The Calbuco volcano in southern Chile erupted unexpectedly on Wednesday 22 and Thursday 23 April, blanketing local towns in ash and forcing the cancellation of flights from cities in both Chile and Argentina.
The volcano erupted on Wednesday afternoon for the first time in more than four decades, spewing out a plume of ash more than six miles (10km) high. Emergency officials were taken by surprise and had only a few minutes to issue an alert.
Calbuco had another spectacular outburst early on Thursday with lightning crackling through a dark sky turned reddish orange by the explosion.
Volcanic lightning (also known as a "dirty thunderstorm") is a rare, short‑lived phenomenon probably caused by the static electrical charges resulting from the crashing together of fragments of red‑hot rock, ash and vapour high in the volcanic plume.
The twin blasts sent vast clouds of ash into the sky, covering the small town of Ensenada with thick ash and raising concerns that the dust could contaminate water, cause respiratory illnesses and ground more flights.
Ensenada, in the foothills of the volcano, looked like a ghost town but for an occasional horse or dog roaming its only street. Most of the 1,500 residents had evacuated after the initial eruption, with about 30 people refusing to leave out of worry for their homes and animals.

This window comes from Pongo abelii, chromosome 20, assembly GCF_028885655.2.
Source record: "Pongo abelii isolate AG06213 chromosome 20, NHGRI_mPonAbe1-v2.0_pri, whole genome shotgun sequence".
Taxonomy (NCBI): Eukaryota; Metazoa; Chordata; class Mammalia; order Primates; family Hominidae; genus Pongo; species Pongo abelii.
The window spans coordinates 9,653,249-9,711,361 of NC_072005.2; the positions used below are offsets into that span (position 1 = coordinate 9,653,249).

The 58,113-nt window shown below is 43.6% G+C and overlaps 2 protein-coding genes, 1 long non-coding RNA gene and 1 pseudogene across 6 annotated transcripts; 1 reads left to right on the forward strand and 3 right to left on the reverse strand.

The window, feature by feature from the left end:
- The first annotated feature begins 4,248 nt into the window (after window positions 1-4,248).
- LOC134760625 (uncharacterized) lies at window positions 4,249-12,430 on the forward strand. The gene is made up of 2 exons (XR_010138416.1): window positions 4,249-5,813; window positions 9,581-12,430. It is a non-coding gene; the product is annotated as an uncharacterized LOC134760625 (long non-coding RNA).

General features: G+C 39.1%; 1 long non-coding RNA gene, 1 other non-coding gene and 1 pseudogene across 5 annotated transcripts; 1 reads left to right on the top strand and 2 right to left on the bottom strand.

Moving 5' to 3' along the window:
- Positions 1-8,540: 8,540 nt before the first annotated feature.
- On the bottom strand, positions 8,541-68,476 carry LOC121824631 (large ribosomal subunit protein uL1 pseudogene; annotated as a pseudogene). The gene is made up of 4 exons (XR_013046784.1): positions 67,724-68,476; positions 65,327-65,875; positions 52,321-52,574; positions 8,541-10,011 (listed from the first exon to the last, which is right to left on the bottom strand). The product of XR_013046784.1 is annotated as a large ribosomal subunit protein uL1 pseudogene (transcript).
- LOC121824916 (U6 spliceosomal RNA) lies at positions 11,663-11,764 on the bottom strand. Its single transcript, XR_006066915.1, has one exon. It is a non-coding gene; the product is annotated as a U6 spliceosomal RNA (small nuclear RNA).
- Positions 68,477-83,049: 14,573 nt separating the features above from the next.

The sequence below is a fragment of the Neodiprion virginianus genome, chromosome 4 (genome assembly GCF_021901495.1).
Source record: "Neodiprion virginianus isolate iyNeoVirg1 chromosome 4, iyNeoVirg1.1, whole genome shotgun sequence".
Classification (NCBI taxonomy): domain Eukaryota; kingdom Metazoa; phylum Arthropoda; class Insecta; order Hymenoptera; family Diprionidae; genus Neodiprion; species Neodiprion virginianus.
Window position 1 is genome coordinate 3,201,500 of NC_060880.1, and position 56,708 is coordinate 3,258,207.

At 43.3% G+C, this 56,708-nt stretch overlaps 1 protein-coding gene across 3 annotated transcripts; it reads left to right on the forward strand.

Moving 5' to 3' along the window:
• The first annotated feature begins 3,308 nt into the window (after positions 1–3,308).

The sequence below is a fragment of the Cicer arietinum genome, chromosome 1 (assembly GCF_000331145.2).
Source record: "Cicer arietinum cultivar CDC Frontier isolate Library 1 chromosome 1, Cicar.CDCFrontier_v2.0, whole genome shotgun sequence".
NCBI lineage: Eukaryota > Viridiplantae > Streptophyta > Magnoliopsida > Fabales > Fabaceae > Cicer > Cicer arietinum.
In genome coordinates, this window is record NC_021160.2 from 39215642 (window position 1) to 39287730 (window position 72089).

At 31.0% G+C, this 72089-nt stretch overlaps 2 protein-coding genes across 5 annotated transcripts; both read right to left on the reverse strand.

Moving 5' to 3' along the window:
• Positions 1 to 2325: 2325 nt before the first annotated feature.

Nearly 4,500 people have been evacuated from the immediate area, authorities said, with the emergency services focusing on Ensenada.
"People went into a state of panic," said Miguel Silva Diaz, an engineer who lives in Puerto Montt, a city about 14 miles (22km) from the volcano. "Then, at around 1am, I heard a loud noise, as if somebody had detonated an atomic bomb."
Winds are carrying part of the ash cloud towards the Chilean capital. Most of the ash, however, is headed over the Andes mountains into neighbouring Argentina, and weather experts said it could reach as far as Buenos Aires province, some 1,500km to the east.
Chile, on the Pacific Ring of Fire, has the second largest chain of volcanoes in the world after Indonesia, including about 500 that are potentially active.